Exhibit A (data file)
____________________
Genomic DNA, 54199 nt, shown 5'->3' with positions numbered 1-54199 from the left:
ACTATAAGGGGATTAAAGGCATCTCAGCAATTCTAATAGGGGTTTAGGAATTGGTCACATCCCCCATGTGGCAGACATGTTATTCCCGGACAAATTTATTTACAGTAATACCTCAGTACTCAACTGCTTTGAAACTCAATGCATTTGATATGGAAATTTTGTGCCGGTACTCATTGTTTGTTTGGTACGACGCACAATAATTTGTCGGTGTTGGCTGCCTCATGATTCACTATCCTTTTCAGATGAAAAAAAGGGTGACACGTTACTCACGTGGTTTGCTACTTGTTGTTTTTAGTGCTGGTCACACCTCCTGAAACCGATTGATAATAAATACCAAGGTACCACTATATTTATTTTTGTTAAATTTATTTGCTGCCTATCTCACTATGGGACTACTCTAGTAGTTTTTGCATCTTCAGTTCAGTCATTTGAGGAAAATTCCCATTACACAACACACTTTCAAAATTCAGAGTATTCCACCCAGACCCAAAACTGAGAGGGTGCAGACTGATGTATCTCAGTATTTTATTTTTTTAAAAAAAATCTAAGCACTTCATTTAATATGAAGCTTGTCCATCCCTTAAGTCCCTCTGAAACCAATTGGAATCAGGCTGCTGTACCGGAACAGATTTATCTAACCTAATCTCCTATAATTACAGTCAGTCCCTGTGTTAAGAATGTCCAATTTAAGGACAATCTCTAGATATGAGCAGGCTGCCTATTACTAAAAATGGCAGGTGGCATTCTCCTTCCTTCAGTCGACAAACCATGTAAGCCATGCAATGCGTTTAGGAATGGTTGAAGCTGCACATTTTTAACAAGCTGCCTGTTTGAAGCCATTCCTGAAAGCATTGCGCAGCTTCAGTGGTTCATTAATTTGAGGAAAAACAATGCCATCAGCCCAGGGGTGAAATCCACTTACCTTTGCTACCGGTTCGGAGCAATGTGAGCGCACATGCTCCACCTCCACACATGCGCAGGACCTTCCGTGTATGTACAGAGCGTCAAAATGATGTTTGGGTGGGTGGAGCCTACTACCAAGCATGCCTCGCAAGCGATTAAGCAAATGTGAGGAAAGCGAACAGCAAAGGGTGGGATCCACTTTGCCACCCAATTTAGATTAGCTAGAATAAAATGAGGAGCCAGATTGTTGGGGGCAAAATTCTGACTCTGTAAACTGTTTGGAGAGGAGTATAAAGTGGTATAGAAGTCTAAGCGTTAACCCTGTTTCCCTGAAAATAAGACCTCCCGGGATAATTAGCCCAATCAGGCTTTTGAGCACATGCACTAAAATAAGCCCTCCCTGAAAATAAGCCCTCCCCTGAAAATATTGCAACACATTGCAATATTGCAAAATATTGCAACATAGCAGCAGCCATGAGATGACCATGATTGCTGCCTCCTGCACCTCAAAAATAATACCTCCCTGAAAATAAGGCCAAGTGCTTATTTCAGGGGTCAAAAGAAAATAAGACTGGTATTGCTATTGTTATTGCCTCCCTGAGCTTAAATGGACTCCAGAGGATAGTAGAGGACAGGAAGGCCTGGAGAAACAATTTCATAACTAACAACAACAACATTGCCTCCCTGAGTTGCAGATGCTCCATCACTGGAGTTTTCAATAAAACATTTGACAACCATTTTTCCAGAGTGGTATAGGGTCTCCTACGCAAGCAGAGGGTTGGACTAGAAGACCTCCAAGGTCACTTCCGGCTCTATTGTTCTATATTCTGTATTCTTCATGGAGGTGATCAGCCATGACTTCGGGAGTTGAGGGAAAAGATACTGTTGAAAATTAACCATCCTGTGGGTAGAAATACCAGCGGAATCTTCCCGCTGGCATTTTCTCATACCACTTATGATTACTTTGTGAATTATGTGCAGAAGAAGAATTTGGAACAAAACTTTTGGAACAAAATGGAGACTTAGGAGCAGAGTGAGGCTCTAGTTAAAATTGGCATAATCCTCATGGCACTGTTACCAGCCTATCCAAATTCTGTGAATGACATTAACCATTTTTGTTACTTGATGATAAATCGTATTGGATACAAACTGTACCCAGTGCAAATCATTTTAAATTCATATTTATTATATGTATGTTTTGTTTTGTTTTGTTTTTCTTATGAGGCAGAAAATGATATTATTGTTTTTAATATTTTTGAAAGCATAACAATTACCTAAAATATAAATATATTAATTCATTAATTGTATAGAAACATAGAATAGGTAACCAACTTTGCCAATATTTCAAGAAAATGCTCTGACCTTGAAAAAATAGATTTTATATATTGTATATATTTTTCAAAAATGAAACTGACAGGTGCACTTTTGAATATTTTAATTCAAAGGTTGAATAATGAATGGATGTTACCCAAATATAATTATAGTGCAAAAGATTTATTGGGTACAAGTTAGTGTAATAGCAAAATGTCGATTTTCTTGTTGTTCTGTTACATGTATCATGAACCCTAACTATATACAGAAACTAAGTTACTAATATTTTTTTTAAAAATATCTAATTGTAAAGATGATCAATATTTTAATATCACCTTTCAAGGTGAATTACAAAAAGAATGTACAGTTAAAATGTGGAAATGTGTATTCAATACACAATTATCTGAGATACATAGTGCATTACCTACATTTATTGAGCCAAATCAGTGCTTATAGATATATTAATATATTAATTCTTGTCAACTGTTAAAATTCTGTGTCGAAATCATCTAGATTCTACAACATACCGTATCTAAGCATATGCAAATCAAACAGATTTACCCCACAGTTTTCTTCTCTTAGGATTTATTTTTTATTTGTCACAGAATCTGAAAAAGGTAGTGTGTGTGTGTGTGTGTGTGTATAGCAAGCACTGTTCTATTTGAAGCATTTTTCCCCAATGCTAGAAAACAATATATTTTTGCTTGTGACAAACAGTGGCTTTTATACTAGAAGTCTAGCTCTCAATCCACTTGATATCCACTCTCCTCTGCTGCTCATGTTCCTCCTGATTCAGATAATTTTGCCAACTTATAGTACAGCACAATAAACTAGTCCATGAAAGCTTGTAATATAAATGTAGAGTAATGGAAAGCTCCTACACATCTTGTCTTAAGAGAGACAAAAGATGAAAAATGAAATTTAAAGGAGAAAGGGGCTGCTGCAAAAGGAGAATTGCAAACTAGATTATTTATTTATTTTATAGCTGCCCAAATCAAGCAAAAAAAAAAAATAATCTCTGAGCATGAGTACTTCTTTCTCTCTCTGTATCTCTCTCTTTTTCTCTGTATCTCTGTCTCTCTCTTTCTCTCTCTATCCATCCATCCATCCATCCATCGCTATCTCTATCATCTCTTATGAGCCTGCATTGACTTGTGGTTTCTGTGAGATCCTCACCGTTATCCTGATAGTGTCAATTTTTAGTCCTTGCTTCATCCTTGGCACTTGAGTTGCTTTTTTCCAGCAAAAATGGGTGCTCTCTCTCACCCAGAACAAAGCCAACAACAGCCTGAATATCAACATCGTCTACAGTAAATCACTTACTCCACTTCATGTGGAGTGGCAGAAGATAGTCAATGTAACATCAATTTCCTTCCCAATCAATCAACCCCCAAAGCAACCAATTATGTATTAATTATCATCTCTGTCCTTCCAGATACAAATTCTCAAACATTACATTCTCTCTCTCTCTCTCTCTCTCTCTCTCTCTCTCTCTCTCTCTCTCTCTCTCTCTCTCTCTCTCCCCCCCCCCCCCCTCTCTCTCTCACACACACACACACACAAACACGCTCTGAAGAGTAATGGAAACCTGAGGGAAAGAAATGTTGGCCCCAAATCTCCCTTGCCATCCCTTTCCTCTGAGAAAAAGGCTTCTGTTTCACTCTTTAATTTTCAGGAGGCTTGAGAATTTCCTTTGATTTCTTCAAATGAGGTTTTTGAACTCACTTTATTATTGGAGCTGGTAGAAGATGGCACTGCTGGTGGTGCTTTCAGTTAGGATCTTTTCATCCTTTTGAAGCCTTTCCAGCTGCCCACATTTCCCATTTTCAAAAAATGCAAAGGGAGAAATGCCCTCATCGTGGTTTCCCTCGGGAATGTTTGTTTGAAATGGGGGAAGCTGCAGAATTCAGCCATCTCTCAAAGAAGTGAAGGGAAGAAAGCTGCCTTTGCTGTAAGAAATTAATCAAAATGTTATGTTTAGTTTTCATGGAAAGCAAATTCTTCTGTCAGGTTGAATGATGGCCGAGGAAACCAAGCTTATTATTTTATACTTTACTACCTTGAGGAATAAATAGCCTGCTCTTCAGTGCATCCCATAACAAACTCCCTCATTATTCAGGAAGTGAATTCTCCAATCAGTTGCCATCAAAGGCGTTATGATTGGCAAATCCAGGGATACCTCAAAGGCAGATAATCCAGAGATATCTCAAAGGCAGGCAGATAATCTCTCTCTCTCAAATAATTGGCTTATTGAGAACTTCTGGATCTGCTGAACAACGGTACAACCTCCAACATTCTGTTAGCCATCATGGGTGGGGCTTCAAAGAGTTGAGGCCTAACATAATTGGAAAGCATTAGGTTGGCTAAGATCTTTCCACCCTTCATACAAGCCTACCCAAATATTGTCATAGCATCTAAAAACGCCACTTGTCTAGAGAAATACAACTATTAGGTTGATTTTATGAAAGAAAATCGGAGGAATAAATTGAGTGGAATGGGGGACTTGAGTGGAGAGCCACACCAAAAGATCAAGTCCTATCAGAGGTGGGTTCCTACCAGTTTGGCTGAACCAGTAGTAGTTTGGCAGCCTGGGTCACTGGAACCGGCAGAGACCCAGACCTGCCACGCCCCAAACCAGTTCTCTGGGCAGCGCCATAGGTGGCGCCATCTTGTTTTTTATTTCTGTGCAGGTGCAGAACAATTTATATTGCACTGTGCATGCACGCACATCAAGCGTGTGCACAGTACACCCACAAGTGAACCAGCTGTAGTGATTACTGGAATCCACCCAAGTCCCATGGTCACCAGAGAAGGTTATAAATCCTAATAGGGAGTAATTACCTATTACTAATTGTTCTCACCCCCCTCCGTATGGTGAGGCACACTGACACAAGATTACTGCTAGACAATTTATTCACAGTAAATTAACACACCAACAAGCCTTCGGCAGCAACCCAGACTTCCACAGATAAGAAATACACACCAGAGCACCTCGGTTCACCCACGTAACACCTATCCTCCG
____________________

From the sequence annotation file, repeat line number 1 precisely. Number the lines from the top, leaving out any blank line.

Genomic DNA, 54199 nt, shown 5'->3' with positions numbered 1-54199 from the left: